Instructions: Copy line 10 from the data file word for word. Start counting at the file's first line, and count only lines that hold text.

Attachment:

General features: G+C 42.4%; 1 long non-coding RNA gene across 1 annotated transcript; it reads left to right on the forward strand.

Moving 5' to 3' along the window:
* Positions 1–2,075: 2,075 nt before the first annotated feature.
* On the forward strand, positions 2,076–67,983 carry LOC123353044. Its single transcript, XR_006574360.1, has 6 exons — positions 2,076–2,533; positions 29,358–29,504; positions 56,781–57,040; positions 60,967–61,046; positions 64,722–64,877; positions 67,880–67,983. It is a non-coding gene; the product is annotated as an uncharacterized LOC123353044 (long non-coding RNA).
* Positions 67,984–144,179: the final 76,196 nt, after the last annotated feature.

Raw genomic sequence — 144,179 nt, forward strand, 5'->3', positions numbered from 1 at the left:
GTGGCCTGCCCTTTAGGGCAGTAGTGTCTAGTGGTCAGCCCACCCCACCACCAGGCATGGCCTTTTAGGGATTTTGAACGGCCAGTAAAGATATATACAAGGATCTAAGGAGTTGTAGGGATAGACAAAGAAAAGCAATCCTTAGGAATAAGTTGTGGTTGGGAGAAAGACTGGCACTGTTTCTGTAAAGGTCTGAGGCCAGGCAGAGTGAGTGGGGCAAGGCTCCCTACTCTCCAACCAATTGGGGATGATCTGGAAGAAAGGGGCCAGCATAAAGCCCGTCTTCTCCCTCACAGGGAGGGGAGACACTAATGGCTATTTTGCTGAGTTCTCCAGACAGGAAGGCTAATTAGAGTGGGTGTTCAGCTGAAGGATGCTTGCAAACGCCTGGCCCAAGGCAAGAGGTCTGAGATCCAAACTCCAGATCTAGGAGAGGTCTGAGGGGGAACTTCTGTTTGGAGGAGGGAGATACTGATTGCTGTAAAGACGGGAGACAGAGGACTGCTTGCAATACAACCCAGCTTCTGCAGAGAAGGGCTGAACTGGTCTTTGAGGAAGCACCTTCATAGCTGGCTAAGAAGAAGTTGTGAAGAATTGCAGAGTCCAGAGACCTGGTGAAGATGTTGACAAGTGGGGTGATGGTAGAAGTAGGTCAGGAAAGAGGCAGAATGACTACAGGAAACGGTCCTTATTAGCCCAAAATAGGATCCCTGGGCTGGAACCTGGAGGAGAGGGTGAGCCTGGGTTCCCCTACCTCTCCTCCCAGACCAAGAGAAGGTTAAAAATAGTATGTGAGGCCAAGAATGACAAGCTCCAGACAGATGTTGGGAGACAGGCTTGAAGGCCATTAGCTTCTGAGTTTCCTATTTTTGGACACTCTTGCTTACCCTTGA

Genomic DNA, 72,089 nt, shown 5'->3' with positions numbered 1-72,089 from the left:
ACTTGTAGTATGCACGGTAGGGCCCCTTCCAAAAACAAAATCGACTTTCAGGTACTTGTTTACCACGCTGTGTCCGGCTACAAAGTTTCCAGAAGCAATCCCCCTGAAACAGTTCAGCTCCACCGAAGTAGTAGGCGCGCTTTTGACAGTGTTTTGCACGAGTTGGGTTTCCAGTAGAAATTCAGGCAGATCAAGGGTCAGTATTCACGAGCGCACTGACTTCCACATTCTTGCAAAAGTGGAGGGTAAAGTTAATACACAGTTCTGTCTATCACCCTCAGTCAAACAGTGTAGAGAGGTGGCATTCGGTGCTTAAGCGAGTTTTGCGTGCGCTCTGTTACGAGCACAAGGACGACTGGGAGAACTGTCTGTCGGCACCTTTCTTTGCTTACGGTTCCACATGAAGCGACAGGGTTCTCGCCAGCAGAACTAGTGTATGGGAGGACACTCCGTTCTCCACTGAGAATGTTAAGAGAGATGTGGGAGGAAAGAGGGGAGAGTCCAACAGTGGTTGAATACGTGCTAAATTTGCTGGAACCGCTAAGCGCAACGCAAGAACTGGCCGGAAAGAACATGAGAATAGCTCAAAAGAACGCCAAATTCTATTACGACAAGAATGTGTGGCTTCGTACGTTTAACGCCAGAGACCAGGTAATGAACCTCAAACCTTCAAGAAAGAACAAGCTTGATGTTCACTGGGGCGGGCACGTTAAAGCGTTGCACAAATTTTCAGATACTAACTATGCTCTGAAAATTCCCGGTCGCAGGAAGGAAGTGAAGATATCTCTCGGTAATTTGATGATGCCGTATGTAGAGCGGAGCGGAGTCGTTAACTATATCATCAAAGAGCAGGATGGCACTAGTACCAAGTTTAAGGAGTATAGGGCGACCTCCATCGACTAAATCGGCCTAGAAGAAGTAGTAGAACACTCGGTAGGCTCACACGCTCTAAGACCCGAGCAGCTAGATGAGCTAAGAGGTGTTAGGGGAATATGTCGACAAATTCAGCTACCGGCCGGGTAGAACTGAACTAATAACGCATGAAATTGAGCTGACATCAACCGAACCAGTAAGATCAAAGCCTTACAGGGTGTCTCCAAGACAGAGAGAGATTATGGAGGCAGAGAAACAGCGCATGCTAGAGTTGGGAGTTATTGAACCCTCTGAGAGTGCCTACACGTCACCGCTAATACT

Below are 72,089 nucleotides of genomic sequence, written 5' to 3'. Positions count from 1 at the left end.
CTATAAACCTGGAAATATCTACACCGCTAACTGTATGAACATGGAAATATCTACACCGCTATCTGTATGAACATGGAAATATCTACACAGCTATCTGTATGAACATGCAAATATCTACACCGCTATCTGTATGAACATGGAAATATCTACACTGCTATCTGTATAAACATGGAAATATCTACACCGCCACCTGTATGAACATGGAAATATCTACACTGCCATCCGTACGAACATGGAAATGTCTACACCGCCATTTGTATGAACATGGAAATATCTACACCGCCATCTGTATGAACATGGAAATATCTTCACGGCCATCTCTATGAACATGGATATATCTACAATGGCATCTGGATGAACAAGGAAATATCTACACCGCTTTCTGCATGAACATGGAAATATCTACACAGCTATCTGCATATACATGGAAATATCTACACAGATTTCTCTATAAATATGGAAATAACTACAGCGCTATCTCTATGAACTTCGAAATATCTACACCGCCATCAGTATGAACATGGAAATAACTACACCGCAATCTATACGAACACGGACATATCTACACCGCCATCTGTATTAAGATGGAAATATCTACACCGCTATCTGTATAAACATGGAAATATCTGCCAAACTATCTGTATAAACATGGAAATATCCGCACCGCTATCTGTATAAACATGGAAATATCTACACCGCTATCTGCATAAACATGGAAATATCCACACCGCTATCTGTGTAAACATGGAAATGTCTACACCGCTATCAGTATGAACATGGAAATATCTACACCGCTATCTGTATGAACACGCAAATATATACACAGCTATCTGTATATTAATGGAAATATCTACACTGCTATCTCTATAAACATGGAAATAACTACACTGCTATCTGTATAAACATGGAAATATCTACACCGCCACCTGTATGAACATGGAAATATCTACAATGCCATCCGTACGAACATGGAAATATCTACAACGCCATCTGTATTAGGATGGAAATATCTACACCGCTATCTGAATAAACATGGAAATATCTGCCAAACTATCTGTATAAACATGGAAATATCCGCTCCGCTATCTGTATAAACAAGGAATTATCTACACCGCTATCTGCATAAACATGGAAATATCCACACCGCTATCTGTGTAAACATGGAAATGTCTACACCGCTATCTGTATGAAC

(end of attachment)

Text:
Below are 72,089 nucleotides of genomic sequence, written 5' to 3'. Positions count from 1 at the left end.